AttractionsSurf, sun, sand and... screams? Japanese-style horror awaits travellers on this bus turned haunted ride in Hawaii.

Do you dare to board this Ghost Bus in Hawaii?

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Customers of the Ghost Bus Hawaii watch a short movie that introduces the narrative before boarding.
Customers of the Ghost Bus Hawaii watch a short movie that introduces the narrative before boarding. Photo Credit: Ghost Bus Hawaii

Surf, sun, sand and... screams? A new attraction in Hawaii is looking to add a fourth "s" to the traditional trio visitors seek out in the Aloha State.

Ghost Bus Hawaii, a horror import from Japan, has rolled into Honolulu offering a new activity that promises to send heart rates soaring.

The Ghost Bus is a concept from Japanese horror creator Michaelty Yamaguchi, who has worked on haunted houses and in the film industry. The bus does not move during the experience, and guests remain seated. The bus is equipped with a variety of audiovisual and sensory effects and deploys a cast of actors to deliver frights and thrills.

"The Ghost Bus is an exciting experience that has been a favourite for people of all ages in Japan for many years," said Kenji Takahashi, general manager of Travel Plaza Transportation, a subsidiary of the company behind the new attraction, JTB Hawaii. 

"It has been a tough couple of years, and I think people are ready to travel and have fun. I want people to join us on the Ghost Bus and release their stress. We can see it. People are screaming on the bus, and after they leave the attraction, everybody is smiling."

The Ghost Bus initially launched just prior to Halloween 2021, but then it closed in December as the Covid-19 omicron variant sparked a surge in cases in Hawaii. Since 2 May, the bus will be parked at the Waikiki Beach Marriott through 31 October.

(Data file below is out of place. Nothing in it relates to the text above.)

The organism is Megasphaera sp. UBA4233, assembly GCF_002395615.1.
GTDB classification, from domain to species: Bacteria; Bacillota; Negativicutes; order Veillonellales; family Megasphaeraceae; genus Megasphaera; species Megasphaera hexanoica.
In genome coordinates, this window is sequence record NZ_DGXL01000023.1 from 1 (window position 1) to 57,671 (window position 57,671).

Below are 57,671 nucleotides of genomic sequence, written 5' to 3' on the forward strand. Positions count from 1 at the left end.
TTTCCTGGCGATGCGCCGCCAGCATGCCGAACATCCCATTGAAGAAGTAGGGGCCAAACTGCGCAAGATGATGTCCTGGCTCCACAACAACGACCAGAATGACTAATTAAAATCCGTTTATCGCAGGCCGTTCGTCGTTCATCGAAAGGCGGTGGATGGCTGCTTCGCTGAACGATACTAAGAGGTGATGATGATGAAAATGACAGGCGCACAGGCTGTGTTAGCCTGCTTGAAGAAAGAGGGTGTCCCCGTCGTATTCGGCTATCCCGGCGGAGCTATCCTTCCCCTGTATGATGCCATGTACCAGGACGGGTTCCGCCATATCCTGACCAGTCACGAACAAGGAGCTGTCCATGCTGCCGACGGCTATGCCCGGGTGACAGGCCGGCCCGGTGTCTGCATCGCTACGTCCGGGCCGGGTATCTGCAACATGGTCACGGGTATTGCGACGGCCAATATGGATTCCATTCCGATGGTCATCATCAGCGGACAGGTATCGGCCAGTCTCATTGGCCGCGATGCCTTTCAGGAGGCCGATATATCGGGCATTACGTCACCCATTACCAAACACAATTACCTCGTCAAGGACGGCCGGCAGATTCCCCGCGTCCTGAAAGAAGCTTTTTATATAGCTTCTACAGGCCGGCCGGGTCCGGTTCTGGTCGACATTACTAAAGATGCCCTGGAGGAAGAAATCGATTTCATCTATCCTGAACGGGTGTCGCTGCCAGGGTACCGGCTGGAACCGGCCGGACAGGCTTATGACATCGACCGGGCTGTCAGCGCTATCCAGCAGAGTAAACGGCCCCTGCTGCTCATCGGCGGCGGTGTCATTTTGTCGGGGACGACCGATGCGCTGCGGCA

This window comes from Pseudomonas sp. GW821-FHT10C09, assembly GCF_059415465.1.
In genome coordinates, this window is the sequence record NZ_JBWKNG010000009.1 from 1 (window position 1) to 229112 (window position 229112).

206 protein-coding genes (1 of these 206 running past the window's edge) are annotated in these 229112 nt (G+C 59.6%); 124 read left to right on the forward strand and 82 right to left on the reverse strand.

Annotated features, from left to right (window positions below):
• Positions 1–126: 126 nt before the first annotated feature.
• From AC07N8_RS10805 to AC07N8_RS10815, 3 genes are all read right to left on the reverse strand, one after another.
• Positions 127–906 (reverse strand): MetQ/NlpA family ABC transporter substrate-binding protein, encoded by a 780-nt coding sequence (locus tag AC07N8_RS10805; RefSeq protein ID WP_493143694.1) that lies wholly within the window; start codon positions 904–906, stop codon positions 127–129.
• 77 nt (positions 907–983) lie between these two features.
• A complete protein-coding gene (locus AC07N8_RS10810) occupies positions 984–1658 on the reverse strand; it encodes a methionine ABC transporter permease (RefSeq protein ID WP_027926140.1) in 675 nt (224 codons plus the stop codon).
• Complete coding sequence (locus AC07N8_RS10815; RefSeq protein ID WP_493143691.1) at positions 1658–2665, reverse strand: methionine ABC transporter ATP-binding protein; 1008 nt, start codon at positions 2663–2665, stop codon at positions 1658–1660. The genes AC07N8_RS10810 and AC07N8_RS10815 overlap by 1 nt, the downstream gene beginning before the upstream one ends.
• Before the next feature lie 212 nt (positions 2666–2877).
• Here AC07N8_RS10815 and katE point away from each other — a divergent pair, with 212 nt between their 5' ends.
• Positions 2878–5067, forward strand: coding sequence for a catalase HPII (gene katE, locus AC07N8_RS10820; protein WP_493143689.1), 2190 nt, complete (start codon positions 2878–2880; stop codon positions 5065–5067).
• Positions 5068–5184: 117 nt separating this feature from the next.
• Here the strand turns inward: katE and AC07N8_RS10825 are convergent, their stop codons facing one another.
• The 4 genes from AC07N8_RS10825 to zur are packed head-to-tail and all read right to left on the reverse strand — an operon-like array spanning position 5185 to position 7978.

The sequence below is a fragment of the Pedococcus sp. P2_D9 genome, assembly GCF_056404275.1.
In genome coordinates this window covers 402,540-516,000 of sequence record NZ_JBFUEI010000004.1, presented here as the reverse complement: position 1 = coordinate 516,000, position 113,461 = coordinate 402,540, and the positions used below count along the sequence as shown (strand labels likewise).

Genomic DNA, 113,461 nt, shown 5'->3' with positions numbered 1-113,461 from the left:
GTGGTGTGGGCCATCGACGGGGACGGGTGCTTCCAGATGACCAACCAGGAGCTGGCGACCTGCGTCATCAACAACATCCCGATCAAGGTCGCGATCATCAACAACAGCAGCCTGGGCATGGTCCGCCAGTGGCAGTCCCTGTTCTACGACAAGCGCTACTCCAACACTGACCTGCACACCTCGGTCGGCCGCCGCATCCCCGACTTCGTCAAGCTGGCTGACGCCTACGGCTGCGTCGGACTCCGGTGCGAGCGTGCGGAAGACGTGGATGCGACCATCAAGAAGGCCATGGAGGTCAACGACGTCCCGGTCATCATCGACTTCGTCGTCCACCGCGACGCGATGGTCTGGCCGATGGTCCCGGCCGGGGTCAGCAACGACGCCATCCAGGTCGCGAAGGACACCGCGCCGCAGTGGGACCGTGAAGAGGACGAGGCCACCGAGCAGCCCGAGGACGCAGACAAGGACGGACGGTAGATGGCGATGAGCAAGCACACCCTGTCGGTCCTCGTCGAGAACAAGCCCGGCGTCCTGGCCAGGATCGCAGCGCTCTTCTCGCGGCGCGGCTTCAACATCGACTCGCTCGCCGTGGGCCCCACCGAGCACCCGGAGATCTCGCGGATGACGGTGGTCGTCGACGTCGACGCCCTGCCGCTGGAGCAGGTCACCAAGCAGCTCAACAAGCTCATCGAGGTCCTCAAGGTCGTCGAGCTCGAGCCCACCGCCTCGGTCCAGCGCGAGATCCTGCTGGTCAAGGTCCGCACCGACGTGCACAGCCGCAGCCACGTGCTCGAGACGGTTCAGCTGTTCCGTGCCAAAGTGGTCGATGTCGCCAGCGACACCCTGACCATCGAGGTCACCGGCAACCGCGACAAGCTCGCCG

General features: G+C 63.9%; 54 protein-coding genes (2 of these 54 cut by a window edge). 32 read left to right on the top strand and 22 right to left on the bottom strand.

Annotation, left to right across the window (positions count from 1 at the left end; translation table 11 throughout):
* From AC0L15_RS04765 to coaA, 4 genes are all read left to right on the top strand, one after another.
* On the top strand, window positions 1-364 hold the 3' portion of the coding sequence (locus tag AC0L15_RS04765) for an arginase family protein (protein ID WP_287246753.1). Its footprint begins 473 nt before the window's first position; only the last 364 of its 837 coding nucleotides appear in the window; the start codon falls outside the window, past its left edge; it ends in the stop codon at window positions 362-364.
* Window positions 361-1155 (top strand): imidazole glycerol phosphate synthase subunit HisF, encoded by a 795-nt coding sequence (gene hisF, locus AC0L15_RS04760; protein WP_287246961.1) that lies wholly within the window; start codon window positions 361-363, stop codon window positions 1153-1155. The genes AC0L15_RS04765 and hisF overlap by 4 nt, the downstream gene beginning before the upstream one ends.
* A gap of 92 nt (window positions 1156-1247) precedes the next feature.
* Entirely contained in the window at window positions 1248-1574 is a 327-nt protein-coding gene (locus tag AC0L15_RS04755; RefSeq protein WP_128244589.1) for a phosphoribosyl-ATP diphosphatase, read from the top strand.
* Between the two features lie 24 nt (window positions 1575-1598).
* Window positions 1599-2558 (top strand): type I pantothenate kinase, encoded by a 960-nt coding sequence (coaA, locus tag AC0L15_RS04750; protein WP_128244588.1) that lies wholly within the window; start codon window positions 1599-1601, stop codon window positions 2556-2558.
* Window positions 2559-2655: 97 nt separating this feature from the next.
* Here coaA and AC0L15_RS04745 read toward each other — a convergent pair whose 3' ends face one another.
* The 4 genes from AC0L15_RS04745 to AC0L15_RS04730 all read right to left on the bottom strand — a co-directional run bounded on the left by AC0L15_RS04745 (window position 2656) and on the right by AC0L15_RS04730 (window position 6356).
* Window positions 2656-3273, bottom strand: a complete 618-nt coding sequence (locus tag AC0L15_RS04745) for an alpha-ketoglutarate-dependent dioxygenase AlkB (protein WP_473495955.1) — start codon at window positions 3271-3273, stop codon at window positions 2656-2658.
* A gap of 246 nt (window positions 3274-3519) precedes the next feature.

A pivot into haunted attractions

Created by Michaelty Yamaguchi, a renowned haunted house specialist from Japan, Ghost Bus is a "no need to walk" haunted house.
Created by Michaelty Yamaguchi, a renowned haunted house specialist from Japan, Ghost Bus is a "no need to walk" haunted house.

Haunted houses are a popular year-round activity in Japan, and Takahashi said they also see the Ghost Bus as another opportunity to share Japanese culture in the United States.

"American horror tends to be more monsters and zombies," Takahashi said. "While Japanese horror is a little bit different ... little girls are seen as scary."

Along those lines, the Ghost Bus narrative revolves around a young girl who must conquer her fears by confronting them. However, the programme has been adapted from the Japanese original to better appeal to a U.S. audience.

"The experience is in English, and the story has been changed," Takahashi said. "We adapted it to make it more Hollywood-style horror. It's still Japanese horror, but with a hint or twist of Hollywood. This version is more bloody than the Japanese one, and there are more monsters and that type of thing."

The Ghost Bus experience lasts 15 minutes and costs US$15, and the minimum age is 8 years old. Children between ages 8 and 13 must be accompanied by an adult.

Source: Travel Weekly

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